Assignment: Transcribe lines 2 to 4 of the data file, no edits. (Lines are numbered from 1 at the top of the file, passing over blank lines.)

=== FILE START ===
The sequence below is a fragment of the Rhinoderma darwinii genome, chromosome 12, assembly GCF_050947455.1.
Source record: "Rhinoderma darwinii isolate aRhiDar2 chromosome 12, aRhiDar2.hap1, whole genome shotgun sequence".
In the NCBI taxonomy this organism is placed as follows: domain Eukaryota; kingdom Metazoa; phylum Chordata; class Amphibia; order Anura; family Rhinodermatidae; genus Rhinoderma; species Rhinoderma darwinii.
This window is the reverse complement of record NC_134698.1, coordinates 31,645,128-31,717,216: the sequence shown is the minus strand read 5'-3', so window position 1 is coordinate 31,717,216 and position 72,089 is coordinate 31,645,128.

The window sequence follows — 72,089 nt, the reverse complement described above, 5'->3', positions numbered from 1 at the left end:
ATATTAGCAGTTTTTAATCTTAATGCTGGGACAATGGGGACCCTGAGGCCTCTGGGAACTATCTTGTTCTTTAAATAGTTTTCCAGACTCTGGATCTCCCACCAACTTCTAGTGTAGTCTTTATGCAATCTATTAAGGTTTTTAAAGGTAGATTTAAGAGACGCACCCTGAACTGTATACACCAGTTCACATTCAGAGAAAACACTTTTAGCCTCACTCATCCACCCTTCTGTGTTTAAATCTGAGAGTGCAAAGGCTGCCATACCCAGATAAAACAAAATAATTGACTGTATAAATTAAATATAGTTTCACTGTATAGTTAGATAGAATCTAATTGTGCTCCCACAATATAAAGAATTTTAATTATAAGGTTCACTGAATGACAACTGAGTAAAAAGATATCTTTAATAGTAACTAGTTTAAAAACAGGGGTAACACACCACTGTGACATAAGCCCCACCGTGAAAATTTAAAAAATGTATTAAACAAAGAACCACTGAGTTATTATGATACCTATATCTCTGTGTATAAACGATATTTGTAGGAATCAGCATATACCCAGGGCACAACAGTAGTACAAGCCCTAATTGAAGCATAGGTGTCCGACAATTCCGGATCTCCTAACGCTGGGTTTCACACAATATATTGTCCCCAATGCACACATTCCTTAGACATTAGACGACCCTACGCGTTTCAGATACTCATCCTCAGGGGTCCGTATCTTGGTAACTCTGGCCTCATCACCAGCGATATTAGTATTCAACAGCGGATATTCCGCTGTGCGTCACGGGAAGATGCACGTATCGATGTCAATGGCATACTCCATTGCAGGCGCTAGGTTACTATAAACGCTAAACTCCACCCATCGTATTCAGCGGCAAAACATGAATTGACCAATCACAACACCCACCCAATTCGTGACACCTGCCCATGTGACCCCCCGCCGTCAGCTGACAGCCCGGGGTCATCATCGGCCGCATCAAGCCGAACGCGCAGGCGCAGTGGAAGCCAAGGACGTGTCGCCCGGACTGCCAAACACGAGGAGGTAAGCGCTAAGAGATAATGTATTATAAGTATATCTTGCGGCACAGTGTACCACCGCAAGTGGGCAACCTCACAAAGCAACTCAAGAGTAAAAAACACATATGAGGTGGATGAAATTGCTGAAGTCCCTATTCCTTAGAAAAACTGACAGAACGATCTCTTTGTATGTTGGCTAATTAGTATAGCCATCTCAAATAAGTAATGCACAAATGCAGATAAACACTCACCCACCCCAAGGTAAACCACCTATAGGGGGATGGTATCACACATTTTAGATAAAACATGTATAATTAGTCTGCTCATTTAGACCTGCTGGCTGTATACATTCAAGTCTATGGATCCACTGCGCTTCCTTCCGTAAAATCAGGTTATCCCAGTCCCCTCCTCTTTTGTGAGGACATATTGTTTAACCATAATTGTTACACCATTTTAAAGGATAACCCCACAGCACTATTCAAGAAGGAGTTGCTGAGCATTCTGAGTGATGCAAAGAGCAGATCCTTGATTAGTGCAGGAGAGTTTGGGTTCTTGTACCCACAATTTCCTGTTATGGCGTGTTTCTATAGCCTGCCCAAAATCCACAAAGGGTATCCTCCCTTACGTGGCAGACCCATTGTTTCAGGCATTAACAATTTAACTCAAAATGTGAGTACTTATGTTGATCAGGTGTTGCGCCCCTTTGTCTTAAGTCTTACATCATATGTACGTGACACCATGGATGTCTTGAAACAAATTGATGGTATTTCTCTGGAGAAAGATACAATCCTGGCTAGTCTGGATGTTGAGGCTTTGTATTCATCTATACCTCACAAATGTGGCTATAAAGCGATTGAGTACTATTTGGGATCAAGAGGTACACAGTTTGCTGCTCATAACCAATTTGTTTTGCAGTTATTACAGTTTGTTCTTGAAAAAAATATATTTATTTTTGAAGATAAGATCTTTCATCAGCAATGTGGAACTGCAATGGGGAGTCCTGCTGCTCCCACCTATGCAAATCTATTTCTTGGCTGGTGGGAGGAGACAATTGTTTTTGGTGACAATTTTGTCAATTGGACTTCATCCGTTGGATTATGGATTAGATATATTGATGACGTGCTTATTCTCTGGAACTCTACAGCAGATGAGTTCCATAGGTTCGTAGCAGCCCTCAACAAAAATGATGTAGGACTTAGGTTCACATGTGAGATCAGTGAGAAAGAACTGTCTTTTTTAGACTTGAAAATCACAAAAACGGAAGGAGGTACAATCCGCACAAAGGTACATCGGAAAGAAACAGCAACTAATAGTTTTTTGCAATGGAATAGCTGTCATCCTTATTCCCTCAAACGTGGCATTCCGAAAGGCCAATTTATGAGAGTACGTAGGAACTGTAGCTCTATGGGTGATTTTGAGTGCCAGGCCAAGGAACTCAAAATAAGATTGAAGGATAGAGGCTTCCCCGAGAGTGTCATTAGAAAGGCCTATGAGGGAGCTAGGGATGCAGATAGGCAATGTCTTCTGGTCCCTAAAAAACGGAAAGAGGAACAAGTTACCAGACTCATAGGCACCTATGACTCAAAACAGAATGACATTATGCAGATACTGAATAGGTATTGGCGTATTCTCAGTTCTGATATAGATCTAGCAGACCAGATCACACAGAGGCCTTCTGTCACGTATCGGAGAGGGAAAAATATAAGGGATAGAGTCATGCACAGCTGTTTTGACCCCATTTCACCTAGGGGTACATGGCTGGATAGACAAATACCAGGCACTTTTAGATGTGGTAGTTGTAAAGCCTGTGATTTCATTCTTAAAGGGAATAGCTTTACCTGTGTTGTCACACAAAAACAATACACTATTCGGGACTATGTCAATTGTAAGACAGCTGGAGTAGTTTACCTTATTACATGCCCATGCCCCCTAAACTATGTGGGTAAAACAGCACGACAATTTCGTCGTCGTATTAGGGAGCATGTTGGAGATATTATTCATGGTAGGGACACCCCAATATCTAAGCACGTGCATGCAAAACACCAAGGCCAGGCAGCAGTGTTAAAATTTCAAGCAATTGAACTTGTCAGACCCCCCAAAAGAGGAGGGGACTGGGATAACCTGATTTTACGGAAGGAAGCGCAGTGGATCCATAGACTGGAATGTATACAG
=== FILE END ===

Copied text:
Source record: "Rhinoderma darwinii isolate aRhiDar2 chromosome 12, aRhiDar2.hap1, whole genome shotgun sequence".
In the NCBI taxonomy this organism is placed as follows: domain Eukaryota; kingdom Metazoa; phylum Chordata; class Amphibia; order Anura; family Rhinodermatidae; genus Rhinoderma; species Rhinoderma darwinii.
This window is the reverse complement of record NC_134698.1, coordinates 31,645,128-31,717,216: the sequence shown is the minus strand read 5'-3', so window position 1 is coordinate 31,717,216 and position 72,089 is coordinate 31,645,128.